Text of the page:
I had an outstanding Hermit Thrush available today, and an unbelievably clear and loud Golden-crowned Kinglet, and
an ebullient Winter Wren, all on Mt. Mitchell, NC. In Alaska, two Fox Sparrows were candidates to introduce you to
that group of songsters. But sometimes simple elegance prevails. I think this is the most elegant North American bird song I know.
Several Golden-crowned Sparrows were there at Ninilchik, with the sun setting over Cook Inlet as 10 p.m. approached. They were singing from the tops of
the ubiquitous willows, and any other available perch, even the roof of a church. His song easily pierces the noise of
the occasional car passing by on Alaska 1.
The Golden-crowned Sparrow is a Pacific specialty, nesting in Alaska and at timberline south to Mt. Rainier, and wintering
in numbers in the coastal states south of there. To the east, along the northern fringe of the boreal forest, is the Harris's Sparrow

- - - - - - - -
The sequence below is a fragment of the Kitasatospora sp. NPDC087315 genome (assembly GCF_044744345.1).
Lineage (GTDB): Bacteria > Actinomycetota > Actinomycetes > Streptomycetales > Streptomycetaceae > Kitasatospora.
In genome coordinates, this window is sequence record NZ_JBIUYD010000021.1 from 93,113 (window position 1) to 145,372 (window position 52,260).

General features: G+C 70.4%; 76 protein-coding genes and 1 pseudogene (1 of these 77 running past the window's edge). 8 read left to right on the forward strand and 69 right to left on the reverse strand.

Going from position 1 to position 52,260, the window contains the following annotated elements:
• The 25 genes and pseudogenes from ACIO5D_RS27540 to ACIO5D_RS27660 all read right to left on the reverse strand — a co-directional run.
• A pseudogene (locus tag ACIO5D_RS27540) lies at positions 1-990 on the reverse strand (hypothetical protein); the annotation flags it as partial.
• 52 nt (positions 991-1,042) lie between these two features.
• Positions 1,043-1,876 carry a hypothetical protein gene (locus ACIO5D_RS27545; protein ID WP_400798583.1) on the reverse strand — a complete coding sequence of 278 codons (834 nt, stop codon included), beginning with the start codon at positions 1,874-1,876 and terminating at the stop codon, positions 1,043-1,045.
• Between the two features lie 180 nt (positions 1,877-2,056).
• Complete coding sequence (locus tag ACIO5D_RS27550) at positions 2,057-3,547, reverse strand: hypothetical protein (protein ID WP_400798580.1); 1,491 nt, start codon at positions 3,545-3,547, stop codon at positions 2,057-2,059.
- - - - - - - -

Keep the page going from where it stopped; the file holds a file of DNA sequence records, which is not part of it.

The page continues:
and south and east of it, in the boreal forest,
is the White-throated Sparrow. All three of these fill the air with mournful whistles. Overlapping all of them is the White-crowned
Sparrow, which adds buzzes and trills to a whistle or two, and way to the south, from the Isthmus of Tehunatepec to Tierra del
Fuego, is the Rufous-collared Sparrow, a species that uses whistles and slow trills in a multitude of ways.
Together they comprise the genus Zonotrichia, a well-studied people-friendly group that has taught us much about
the lives of birds.